1950 Census on Track for 2022 Release, Despite Pandemic
By Hilary Parkinson | National Archives News
WASHINGTON, April 30, 2021 — With less than a year to go before the release of the 1950 census, National Archives staff are working to ensure researchers around the world can access the records as planned on April 1, 2022.
The Constitution requires that a census be taken every decade, and the results remain closed and sealed until 72 years later, when the National Archives releases them to the public. Despite the COVID-19 pandemic and employees who were suddenly working remotely, preparations for next year’s release of the 1950 census continue, and the timeline remains unchanged.
Part of the reason is that preparation for census releases begins many years in advance. As genealogists were digging into the 1940 census release in April 2012, archival staff were beginning to work on the 1950 census.
One major change from years past actually helped staff be ready to work on the 1950 census: digitization. The 1940 census was the first to be digitized and released online rather than only as microfilm accessed in a research room. The demand for digital access in 2012 was already strong, but it has only grown stronger over the ensuing years. The closure of research rooms due to COVID-19 meant that digital access was the only access for staff as well.
“Fortunately, most of the rolls had already been scanned before March 2019,” said Claire Kluskens, genealogy/census subject matter expert and digital projects archivist. The original paper records had been microfilmed by the Census Bureau in 1952, and NARA imaging staff scanned the microfilm.
While most of the digitization was complete, the work of matching images to the correct enumeration districts had not started before the COVID-19 pandemic shut down the National Archives Building, where the work was supposed to be done.
All staff working with census data need special clearances because the information is restricted until the public release, and they need the ability to access the images that are stored on a secure server. With employees working at home and the 2022 deadline looming, the approach to this part of the project had to be completely reimagined in terms of a remote workforce. Kluskens has also been working on preparing family historians for this release. Her long career at the National Archives means that she brings a wealth of experience and understanding to the records. She has been sharing that with an online audience through a 1950 census blog post series on the History Hub.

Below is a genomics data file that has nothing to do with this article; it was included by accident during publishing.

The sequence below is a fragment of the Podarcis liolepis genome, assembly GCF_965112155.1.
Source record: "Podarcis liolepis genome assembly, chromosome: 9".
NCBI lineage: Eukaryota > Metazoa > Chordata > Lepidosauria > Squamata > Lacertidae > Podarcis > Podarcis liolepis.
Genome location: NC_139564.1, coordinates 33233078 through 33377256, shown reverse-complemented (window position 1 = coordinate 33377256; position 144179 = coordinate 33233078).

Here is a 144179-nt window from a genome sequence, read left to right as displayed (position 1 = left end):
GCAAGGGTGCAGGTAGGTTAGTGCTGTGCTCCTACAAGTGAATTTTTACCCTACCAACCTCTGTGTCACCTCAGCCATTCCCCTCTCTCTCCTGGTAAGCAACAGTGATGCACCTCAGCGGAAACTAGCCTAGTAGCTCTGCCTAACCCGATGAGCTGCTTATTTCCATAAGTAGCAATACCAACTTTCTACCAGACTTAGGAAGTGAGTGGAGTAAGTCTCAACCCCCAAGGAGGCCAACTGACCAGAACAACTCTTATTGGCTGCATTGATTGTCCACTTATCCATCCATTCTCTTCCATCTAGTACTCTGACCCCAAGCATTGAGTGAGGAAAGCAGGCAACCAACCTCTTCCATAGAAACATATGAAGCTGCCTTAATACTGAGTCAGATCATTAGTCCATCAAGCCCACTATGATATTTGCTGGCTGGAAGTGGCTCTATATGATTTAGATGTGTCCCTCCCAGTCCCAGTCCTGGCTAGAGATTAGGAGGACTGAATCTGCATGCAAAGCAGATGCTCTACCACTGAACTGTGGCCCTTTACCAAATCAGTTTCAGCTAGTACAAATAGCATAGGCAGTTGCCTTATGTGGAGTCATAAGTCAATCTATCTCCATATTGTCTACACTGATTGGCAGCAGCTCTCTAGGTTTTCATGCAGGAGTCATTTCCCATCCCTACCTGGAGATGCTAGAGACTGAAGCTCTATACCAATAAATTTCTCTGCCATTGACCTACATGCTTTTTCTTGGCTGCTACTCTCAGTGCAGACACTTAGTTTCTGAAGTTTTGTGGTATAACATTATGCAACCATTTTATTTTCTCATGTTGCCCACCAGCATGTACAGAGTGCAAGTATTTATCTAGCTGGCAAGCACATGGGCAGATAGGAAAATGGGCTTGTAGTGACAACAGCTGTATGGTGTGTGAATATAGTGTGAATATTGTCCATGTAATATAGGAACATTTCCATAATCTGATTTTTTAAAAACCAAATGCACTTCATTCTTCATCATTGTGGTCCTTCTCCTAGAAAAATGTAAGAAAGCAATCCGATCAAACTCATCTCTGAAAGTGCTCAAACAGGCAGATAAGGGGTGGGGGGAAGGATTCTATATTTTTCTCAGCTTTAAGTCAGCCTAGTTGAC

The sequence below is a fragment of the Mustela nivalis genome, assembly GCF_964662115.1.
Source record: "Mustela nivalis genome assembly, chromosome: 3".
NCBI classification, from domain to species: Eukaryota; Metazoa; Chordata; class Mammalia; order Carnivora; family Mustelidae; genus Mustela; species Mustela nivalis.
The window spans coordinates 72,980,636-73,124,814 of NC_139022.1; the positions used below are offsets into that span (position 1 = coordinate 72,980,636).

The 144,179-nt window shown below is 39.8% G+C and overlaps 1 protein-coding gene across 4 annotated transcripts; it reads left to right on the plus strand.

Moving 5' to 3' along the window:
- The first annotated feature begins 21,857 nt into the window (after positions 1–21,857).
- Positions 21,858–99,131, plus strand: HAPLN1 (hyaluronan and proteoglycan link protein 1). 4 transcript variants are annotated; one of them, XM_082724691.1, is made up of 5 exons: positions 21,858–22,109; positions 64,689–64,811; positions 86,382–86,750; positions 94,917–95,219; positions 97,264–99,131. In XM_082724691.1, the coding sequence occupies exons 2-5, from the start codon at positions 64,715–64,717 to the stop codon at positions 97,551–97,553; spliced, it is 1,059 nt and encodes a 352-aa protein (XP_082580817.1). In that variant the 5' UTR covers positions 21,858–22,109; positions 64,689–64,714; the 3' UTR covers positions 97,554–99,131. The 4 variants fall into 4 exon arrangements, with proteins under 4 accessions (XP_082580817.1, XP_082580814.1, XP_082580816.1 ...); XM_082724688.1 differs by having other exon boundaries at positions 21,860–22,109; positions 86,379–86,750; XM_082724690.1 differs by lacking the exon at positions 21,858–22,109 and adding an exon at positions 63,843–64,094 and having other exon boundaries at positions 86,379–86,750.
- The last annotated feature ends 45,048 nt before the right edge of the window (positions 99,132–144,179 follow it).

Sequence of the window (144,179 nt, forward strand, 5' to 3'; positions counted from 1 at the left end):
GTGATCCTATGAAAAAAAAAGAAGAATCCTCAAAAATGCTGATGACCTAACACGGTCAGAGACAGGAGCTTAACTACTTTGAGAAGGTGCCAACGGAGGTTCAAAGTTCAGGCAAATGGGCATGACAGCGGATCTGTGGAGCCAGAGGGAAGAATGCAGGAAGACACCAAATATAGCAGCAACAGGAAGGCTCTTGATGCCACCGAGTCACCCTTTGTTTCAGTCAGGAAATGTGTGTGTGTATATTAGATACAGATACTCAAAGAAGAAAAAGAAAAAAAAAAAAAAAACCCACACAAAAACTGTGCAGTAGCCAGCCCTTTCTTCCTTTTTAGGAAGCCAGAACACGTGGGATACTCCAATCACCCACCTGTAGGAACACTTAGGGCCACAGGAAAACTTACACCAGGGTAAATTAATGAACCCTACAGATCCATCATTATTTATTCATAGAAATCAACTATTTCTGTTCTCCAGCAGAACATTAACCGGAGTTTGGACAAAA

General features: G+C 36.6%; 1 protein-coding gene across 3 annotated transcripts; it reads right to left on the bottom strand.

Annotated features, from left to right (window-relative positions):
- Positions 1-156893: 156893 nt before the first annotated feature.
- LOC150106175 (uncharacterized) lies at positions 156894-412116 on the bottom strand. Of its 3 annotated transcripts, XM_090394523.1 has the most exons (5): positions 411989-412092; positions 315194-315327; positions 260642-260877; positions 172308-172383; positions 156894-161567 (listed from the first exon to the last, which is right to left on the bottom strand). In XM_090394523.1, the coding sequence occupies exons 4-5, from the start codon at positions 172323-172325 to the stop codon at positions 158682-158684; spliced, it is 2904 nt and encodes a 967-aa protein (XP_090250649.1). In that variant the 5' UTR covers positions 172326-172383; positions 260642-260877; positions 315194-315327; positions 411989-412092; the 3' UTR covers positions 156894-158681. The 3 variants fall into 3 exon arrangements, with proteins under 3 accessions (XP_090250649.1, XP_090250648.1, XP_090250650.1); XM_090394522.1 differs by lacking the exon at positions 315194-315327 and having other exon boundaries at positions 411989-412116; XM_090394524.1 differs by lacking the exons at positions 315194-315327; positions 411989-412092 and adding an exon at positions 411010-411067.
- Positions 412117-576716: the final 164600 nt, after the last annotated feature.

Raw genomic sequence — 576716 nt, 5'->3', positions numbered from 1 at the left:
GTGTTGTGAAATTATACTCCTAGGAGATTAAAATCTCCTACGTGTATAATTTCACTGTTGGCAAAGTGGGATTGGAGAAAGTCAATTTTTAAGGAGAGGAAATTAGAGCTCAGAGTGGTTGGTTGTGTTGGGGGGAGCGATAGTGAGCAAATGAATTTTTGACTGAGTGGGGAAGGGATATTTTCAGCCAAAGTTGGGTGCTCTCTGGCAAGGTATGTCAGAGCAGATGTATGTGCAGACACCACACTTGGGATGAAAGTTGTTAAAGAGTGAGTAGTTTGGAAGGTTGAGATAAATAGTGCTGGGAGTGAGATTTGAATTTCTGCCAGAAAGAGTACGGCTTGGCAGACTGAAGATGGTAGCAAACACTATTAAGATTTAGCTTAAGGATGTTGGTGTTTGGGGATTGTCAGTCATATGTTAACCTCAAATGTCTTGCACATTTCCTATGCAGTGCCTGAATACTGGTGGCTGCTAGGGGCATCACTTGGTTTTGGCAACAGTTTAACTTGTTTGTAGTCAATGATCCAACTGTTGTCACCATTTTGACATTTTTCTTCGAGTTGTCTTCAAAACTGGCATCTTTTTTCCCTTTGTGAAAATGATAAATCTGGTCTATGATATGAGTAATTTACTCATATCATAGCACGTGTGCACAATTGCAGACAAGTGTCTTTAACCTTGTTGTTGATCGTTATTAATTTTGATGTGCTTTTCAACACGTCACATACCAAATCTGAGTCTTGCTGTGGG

“Since November, I’ve been able to go into the National Archives Building one or two days a week, which has enabled access to the administrative records of the Bureau of the Census. There are several series pertaining to the 1950 census, two of which are quite voluminous,” said Kluskens. “I’ve located interesting and useful material that helps provide background information, blank forms, and so forth.”
While researchers cannot access these records yet, they can begin preparing for the release of the census. Kluskens suggests collecting addresses or residence areas for people of interest. City directories, which give addresses for households in cities, can be found online on various commercial and library websites.
Some information, like 1950 census enumeration district maps, is already available in the online Catalog.
“Researchers can use modern maps to orient themselves to where those addresses/locations are (or were), and then consult the enumeration district [ED] maps and descriptions to determine which EDs they will need to search,” said Kluskens.
Enumeration district descriptions will also be available in the National Archives Catalog after staff itemize them. In the meantime, enumeration district descriptions and other tools are available on https://stevemorse.org/.
For information on how to research the 1950 data when it becomes available, visit the guide for the 1940 census.
Additionally, the 1940 census data is now available for download as a full dataset. Read about how to access these newly released records on National Archives News.